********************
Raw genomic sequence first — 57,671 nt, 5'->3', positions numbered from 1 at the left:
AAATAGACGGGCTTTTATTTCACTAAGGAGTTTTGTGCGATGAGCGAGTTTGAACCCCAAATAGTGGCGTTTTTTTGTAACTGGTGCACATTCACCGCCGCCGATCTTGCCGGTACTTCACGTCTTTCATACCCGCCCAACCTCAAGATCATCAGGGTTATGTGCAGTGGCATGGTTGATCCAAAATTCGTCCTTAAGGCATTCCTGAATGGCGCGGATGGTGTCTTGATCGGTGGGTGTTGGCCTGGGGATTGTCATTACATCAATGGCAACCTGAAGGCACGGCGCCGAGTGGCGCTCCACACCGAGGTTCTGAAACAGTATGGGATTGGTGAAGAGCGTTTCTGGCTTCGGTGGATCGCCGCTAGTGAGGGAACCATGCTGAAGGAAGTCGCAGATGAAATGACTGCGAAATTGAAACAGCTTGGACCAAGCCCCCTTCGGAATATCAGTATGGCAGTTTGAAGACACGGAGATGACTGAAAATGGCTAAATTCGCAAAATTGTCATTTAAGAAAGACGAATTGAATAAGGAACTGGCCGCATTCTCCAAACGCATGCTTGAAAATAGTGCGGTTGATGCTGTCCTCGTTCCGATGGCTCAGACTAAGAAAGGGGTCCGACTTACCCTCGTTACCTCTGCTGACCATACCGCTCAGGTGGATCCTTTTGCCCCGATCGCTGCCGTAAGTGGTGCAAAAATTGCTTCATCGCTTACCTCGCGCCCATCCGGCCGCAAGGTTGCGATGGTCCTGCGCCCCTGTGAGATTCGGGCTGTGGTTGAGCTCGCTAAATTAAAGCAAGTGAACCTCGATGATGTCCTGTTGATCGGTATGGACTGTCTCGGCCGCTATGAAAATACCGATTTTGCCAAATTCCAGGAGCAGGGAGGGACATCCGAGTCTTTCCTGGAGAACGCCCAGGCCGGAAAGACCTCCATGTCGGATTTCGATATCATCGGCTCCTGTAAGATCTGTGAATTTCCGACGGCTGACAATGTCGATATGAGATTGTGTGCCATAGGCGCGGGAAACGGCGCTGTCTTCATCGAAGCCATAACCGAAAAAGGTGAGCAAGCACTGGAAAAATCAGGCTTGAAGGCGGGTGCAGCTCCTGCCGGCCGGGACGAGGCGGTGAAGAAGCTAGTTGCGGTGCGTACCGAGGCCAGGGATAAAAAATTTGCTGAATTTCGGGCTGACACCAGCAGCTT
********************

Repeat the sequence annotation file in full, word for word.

Raw genomic sequence first — 57,671 nt, 5'->3', positions numbered from 1 at the left:
AAATAGACGGGCTTTTATTTCACTAAGGAGTTTTGTGCGATGAGCGAGTTTGAACCCCAAATAGTGGCGTTTTTTTGTAACTGGTGCACATTCACCGCCGCCGATCTTGCCGGTACTTCACGTCTTTCATACCCGCCCAACCTCAAGATCATCAGGGTTATGTGCAGTGGCATGGTTGATCCAAAATTCGTCCTTAAGGCATTCCTGAATGGCGCGGATGGTGTCTTGATCGGTGGGTGTTGGCCTGGGGATTGTCATTACATCAATGGCAACCTGAAGGCACGGCGCCGAGTGGCGCTCCACACCGAGGTTCTGAAACAGTATGGGATTGGTGAAGAGCGTTTCTGGCTTCGGTGGATCGCCGCTAGTGAGGGAACCATGCTGAAGGAAGTCGCAGATGAAATGACTGCGAAATTGAAACAGCTTGGACCAAGCCCCCTTCGGAATATCAGTATGGCAGTTTGAAGACACGGAGATGACTGAAAATGGCTAAATTCGCAAAATTGTCATTTAAGAAAGACGAATTGAATAAGGAACTGGCCGCATTCTCCAAACGCATGCTTGAAAATAGTGCGGTTGATGCTGTCCTCGTTCCGATGGCTCAGACTAAGAAAGGGGTCCGACTTACCCTCGTTACCTCTGCTGACCATACCGCTCAGGTGGATCCTTTTGCCCCGATCGCTGCCGTAAGTGGTGCAAAAATTGCTTCATCGCTTACCTCGCGCCCATCCGGCCGCAAGGTTGCGATGGTCCTGCGCCCCTGTGAGATTCGGGCTGTGGTTGAGCTCGCTAAATTAAAGCAAGTGAACCTCGATGATGTCCTGTTGATCGGTATGGACTGTCTCGGCCGCTATGAAAATACCGATTTTGCCAAATTCCAGGAGCAGGGAGGGACATCCGAGTCTTTCCTGGAGAACGCCCAGGCCGGAAAGACCTCCATGTCGGATTTCGATATCATCGGCTCCTGTAAGATCTGTGAATTTCCGACGGCTGACAATGTCGATATGAGATTGTGTGCCATAGGCGCGGGAAACGGCGCTGTCTTCATCGAAGCCATAACCGAAAAAGGTGAGCAAGCACTGGAAAAATCAGGCTTGAAGGCGGGTGCAGCTCCTGCCGGCCGGGACGAGGCGGTGAAGAAGCTAGTTGCGGTGCGTACCGAGGCCAGGGATAAAAAATTTGCTGAATTTCGGGCTGACACCAGCAGCTT